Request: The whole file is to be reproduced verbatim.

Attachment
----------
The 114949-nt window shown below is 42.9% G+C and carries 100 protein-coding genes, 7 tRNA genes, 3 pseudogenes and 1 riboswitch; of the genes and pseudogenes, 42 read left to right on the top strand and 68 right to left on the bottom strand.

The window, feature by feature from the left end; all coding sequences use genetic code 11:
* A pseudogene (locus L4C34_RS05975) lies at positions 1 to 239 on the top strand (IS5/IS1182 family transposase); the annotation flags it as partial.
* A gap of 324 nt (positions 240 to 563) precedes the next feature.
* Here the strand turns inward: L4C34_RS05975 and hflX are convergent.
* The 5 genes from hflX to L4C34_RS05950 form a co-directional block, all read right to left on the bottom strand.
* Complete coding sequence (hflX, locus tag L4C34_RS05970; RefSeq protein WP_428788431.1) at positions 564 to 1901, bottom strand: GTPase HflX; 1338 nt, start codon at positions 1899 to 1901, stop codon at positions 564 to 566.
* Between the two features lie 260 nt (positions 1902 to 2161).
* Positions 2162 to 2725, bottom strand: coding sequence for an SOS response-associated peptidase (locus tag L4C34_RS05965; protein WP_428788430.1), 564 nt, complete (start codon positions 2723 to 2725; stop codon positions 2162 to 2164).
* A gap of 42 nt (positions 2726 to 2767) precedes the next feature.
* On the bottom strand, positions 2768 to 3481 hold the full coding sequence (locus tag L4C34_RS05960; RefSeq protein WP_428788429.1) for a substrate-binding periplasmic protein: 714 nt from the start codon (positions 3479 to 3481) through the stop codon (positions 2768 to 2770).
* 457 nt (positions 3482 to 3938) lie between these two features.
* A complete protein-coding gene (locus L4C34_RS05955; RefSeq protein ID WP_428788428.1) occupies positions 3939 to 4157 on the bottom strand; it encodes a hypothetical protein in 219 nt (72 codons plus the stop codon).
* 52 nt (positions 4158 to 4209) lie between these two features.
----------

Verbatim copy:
The 114949-nt window shown below is 42.9% G+C and carries 100 protein-coding genes, 7 tRNA genes, 3 pseudogenes and 1 riboswitch; of the genes and pseudogenes, 42 read left to right on the top strand and 68 right to left on the bottom strand.

The window, feature by feature from the left end; all coding sequences use genetic code 11:
* A pseudogene (locus L4C34_RS05975) lies at positions 1 to 239 on the top strand (IS5/IS1182 family transposase); the annotation flags it as partial.
* A gap of 324 nt (positions 240 to 563) precedes the next feature.
* Here the strand turns inward: L4C34_RS05975 and hflX are convergent.
* The 5 genes from hflX to L4C34_RS05950 form a co-directional block, all read right to left on the bottom strand.
* Complete coding sequence (hflX, locus tag L4C34_RS05970; RefSeq protein WP_428788431.1) at positions 564 to 1901, bottom strand: GTPase HflX; 1338 nt, start codon at positions 1899 to 1901, stop codon at positions 564 to 566.
* Between the two features lie 260 nt (positions 1902 to 2161).
* Positions 2162 to 2725, bottom strand: coding sequence for an SOS response-associated peptidase (locus tag L4C34_RS05965; protein WP_428788430.1), 564 nt, complete (start codon positions 2723 to 2725; stop codon positions 2162 to 2164).
* A gap of 42 nt (positions 2726 to 2767) precedes the next feature.
* On the bottom strand, positions 2768 to 3481 hold the full coding sequence (locus tag L4C34_RS05960; RefSeq protein WP_428788429.1) for a substrate-binding periplasmic protein: 714 nt from the start codon (positions 3479 to 3481) through the stop codon (positions 2768 to 2770).
* 457 nt (positions 3482 to 3938) lie between these two features.
* A complete protein-coding gene (locus L4C34_RS05955; RefSeq protein ID WP_428788428.1) occupies positions 3939 to 4157 on the bottom strand; it encodes a hypothetical protein in 219 nt (72 codons plus the stop codon).
* 52 nt (positions 4158 to 4209) lie between these two features.